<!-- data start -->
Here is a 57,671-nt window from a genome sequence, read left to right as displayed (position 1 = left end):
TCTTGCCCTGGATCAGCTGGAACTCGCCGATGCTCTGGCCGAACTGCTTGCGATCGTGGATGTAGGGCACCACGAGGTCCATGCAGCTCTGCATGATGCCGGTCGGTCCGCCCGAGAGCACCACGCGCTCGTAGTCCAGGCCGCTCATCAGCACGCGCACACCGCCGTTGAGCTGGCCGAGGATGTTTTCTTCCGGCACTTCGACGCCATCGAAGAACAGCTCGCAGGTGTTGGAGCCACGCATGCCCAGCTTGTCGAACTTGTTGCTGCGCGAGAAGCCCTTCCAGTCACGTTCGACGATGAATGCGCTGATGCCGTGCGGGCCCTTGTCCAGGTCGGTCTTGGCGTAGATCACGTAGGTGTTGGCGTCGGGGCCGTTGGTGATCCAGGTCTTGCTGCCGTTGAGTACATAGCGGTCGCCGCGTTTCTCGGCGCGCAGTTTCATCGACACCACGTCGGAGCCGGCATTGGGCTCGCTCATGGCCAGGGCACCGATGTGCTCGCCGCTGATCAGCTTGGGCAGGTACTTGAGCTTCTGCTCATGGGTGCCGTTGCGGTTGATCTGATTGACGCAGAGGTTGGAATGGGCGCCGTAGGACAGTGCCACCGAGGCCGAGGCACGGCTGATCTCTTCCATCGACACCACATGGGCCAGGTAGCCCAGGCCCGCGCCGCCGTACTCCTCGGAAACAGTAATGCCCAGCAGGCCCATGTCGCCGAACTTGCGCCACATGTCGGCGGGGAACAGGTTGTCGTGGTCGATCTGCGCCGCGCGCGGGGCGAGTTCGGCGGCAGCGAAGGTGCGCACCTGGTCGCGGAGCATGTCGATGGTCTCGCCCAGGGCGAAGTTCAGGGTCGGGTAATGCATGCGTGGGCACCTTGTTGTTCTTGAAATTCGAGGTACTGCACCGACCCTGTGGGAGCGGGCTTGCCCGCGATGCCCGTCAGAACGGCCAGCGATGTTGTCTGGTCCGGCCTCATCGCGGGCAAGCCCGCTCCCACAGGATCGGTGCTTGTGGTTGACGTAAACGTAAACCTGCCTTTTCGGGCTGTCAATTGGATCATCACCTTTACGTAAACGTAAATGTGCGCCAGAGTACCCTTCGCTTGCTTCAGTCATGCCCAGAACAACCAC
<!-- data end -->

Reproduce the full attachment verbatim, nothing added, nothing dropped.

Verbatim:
Here is a 57,671-nt window from a genome sequence, read left to right as displayed (position 1 = left end):
TCTTGCCCTGGATCAGCTGGAACTCGCCGATGCTCTGGCCGAACTGCTTGCGATCGTGGATGTAGGGCACCACGAGGTCCATGCAGCTCTGCATGATGCCGGTCGGTCCGCCCGAGAGCACCACGCGCTCGTAGTCCAGGCCGCTCATCAGCACGCGCACACCGCCGTTGAGCTGGCCGAGGATGTTTTCTTCCGGCACTTCGACGCCATCGAAGAACAGCTCGCAGGTGTTGGAGCCACGCATGCCCAGCTTGTCGAACTTGTTGCTGCGCGAGAAGCCCTTCCAGTCACGTTCGACGATGAATGCGCTGATGCCGTGCGGGCCCTTGTCCAGGTCGGTCTTGGCGTAGATCACGTAGGTGTTGGCGTCGGGGCCGTTGGTGATCCAGGTCTTGCTGCCGTTGAGTACATAGCGGTCGCCGCGTTTCTCGGCGCGCAGTTTCATCGACACCACGTCGGAGCCGGCATTGGGCTCGCTCATGGCCAGGGCACCGATGTGCTCGCCGCTGATCAGCTTGGGCAGGTACTTGAGCTTCTGCTCATGGGTGCCGTTGCGGTTGATCTGATTGACGCAGAGGTTGGAATGGGCGCCGTAGGACAGTGCCACCGAGGCCGAGGCACGGCTGATCTCTTCCATCGACACCACATGGGCCAGGTAGCCCAGGCCCGCGCCGCCGTACTCCTCGGAAACAGTAATGCCCAGCAGGCCCATGTCGCCGAACTTGCGCCACATGTCGGCGGGGAACAGGTTGTCGTGGTCGATCTGCGCCGCGCGCGGGGCGAGTTCGGCGGCAGCGAAGGTGCGCACCTGGTCGCGGAGCATGTCGATGGTCTCGCCCAGGGCGAAGTTCAGGGTCGGGTAATGCATGCGTGGGCACCTTGTTGTTCTTGAAATTCGAGGTACTGCACCGACCCTGTGGGAGCGGGCTTGCCCGCGATGCCCGTCAGAACGGCCAGCGATGTTGTCTGGTCCGGCCTCATCGCGGGCAAGCCCGCTCCCACAGGATCGGTGCTTGTGGTTGACGTAAACGTAAACCTGCCTTTTCGGGCTGTCAATTGGATCATCACCTTTACGTAAACGTAAATGTGCGCCAGAGTACCCTTCGCTTGCTTCAGTCATGCCCAGAACAACCAC